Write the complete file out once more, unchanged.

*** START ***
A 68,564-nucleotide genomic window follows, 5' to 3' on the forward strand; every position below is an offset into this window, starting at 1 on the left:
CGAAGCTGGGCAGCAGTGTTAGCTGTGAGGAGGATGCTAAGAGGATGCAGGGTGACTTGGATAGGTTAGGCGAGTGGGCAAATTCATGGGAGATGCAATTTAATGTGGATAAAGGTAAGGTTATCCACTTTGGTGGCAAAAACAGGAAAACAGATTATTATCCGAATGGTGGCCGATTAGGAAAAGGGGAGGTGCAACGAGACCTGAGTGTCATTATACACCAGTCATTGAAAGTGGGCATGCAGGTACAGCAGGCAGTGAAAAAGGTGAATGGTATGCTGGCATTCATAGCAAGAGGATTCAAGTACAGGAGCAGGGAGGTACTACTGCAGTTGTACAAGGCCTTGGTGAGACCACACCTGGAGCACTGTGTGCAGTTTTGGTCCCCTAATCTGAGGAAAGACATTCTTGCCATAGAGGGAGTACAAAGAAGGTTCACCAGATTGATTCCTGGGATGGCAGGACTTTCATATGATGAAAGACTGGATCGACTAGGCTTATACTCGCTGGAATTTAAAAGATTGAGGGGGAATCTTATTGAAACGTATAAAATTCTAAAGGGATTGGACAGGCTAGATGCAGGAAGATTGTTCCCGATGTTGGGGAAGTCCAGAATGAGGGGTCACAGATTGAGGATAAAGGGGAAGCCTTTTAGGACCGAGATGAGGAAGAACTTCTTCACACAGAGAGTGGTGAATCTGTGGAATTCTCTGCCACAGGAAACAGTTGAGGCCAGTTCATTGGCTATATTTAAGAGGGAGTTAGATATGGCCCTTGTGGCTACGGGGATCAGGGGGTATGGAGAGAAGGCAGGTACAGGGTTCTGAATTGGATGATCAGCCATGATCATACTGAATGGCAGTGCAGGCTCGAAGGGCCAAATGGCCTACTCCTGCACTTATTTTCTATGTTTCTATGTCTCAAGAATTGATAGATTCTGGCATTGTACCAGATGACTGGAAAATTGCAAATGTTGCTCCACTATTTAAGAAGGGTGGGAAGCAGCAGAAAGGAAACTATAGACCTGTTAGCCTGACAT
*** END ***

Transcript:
A 68,564-nucleotide genomic window follows, 5' to 3' on the forward strand; every position below is an offset into this window, starting at 1 on the left:
CGAAGCTGGGCAGCAGTGTTAGCTGTGAGGAGGATGCTAAGAGGATGCAGGGTGACTTGGATAGGTTAGGCGAGTGGGCAAATTCATGGGAGATGCAATTTAATGTGGATAAAGGTAAGGTTATCCACTTTGGTGGCAAAAACAGGAAAACAGATTATTATCCGAATGGTGGCCGATTAGGAAAAGGGGAGGTGCAACGAGACCTGAGTGTCATTATACACCAGTCATTGAAAGTGGGCATGCAGGTACAGCAGGCAGTGAAAAAGGTGAATGGTATGCTGGCATTCATAGCAAGAGGATTCAAGTACAGGAGCAGGGAGGTACTACTGCAGTTGTACAAGGCCTTGGTGAGACCACACCTGGAGCACTGTGTGCAGTTTTGGTCCCCTAATCTGAGGAAAGACATTCTTGCCATAGAGGGAGTACAAAGAAGGTTCACCAGATTGATTCCTGGGATGGCAGGACTTTCATATGATGAAAGACTGGATCGACTAGGCTTATACTCGCTGGAATTTAAAAGATTGAGGGGGAATCTTATTGAAACGTATAAAATTCTAAAGGGATTGGACAGGCTAGATGCAGGAAGATTGTTCCCGATGTTGGGGAAGTCCAGAATGAGGGGTCACAGATTGAGGATAAAGGGGAAGCCTTTTAGGACCGAGATGAGGAAGAACTTCTTCACACAGAGAGTGGTGAATCTGTGGAATTCTCTGCCACAGGAAACAGTTGAGGCCAGTTCATTGGCTATATTTAAGAGGGAGTTAGATATGGCCCTTGTGGCTACGGGGATCAGGGGGTATGGAGAGAAGGCAGGTACAGGGTTCTGAATTGGATGATCAGCCATGATCATACTGAATGGCAGTGCAGGCTCGAAGGGCCAAATGGCCTACTCCTGCACTTATTTTCTATGTTTCTATGTCTCAAGAATTGATAGATTCTGGCATTGTACCAGATGACTGGAAAATTGCAAATGTTGCTCCACTATTTAAGAAGGGTGGGAAGCAGCAGAAAGGAAACTATAGACCTGTTAGCCTGACAT